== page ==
Talking to Strangers

Carly - Ann Arbor, Michigan
Entered on January 14, 2009
Age Group: 18 - 30

I helped a priest pick out glasses once. It was well into our conversation when I discovered his profession. He wasn’t wearing the collar. He brought it up – the priest thing.

After my initial shock, I was relieved that I told the truth about the 1980s aviator frames he was about to buy. Chock that up to good judgment. Not only did I save him from his own worst instincts on glasses, but I was able to leave “lying to a priest” off of my list of mistakes.

We didn’t talk about anything profound. I said “I bet you get a lot of casseroles.” He laughed and said that he did. Over an hour span I learned that he had five brothers and sisters, he had always wanted to be a priest, and that he enjoyed traveling by bus – you see more of God’s country that way. I also learned that being married to the Divine has many spiritual perks, but can get sort of lonely.

Although this encounter seems irrelevant, it reinforces my belief that you can learn a lot talking to strangers. Despite the nagging mother’s voice in the back of your childhood subconscious saying “strangers are bad,” you never know what you might learn about people, the world, or yourself until you get out there and ask.

Whether the situation is spontaneous or contrived, speaking with strangers can be cathartic for them and enlightening for you. I had tea with an old man who taught me everything I needed to know about stoves. He loved stoves so much that he keeps his wife’s ashes in his stove.

I realized that the burial site was an odd choice for an outsider looking in. But when he explained how much she loved to bake, and how beautiful she was with a little bit of flower in her hair, it all made sense. It was love that drove him to rest her ashes below the broiler on the second baking rack. I told him that I wanted to be buried in my art kit someday- nestled between the water colors and the pastels. He said that he was happy someone finally understood. He tried not to cry; I smiled and choked back the lump in my throat.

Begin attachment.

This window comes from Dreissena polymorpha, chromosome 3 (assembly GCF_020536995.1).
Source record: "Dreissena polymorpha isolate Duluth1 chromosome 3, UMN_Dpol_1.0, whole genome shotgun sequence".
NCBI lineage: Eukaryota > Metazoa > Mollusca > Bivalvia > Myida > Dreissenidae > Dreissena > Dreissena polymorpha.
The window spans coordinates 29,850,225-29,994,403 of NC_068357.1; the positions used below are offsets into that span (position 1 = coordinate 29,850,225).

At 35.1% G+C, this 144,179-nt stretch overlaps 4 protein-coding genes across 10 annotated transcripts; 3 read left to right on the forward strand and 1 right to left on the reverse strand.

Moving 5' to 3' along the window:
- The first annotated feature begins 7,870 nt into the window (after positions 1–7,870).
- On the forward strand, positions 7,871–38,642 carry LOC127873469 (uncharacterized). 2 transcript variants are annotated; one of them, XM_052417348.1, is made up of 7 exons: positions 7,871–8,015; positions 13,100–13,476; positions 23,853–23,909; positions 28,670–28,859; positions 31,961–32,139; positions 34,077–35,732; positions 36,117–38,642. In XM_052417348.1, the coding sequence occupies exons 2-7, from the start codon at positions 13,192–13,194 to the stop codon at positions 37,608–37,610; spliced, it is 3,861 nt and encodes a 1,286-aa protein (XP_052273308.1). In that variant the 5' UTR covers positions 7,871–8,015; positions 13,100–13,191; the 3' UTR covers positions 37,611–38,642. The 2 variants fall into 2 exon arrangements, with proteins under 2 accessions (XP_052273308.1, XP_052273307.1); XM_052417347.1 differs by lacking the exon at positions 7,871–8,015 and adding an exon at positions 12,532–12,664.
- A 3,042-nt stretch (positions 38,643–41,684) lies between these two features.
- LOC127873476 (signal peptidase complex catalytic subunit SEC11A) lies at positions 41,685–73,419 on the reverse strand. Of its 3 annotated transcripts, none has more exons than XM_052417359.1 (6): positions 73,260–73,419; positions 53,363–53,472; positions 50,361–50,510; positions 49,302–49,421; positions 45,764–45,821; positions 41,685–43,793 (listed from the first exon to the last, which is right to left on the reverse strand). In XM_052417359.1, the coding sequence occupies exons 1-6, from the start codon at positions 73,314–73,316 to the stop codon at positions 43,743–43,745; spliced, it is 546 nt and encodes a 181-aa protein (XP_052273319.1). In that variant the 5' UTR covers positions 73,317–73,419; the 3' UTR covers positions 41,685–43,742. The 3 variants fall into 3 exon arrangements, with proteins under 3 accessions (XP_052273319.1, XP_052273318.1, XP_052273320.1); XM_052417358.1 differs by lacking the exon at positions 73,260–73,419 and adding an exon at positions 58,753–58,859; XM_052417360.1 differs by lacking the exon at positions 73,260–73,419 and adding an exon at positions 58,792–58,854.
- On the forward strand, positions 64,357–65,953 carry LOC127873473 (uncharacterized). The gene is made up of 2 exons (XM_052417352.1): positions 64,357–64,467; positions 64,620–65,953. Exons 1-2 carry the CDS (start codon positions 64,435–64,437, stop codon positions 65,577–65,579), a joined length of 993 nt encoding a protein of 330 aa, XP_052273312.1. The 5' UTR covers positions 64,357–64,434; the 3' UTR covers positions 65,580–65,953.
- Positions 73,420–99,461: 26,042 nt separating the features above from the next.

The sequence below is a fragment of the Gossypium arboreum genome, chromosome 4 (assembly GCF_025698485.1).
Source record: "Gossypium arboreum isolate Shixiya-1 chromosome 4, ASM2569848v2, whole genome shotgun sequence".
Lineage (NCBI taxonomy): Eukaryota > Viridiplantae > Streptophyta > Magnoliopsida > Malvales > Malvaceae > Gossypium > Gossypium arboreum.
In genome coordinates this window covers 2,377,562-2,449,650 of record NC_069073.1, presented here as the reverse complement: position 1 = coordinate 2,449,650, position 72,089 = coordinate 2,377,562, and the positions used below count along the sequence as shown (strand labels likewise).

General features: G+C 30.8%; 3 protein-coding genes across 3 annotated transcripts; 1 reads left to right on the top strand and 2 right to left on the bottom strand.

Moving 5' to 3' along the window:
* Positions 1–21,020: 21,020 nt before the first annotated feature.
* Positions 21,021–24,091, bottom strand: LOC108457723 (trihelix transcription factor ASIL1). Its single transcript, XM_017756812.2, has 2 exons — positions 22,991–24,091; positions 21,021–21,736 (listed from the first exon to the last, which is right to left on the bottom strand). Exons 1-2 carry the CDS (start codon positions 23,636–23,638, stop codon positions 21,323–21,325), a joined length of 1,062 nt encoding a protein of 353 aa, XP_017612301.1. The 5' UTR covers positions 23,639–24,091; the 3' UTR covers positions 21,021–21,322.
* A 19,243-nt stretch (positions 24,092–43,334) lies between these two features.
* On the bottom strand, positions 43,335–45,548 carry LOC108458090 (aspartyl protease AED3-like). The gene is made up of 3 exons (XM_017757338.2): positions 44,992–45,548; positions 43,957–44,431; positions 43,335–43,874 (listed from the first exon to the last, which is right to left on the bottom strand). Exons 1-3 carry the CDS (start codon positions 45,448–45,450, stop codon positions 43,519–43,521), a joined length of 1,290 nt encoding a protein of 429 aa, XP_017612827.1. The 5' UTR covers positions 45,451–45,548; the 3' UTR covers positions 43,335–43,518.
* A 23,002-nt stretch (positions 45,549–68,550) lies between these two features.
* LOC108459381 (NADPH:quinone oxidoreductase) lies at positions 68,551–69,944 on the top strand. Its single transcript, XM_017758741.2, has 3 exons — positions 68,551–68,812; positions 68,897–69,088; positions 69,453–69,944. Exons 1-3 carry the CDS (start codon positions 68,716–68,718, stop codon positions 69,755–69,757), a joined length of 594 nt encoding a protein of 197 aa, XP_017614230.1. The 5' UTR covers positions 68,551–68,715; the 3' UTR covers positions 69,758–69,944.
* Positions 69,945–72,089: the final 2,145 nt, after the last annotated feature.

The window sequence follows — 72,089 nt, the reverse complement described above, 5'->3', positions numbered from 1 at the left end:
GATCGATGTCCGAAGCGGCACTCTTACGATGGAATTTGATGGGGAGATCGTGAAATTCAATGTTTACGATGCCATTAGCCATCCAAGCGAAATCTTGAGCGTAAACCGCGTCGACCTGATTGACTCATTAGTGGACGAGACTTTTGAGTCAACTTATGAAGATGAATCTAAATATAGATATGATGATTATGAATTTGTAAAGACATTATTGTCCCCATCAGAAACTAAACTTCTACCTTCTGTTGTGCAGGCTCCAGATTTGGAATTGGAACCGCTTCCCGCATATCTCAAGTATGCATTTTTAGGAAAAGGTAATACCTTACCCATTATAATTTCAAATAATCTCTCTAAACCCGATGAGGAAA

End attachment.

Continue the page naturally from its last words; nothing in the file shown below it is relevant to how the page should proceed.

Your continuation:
It seems so insignificant, meeting people and hearing their stories. But isn’t that what everyone wants? Deep down- to be heard. In the midst of their sound bites of personal history, I am in my element – learning about the world from strangers.

I just hope that these chance encounters impact them in the profound way that they affect me. I feel confident though, that the priest will remember. There will be a buzz in the pews of St. Thomas on Sunday, regarding the new glasses. He sure did look snazzy in them. For a priest.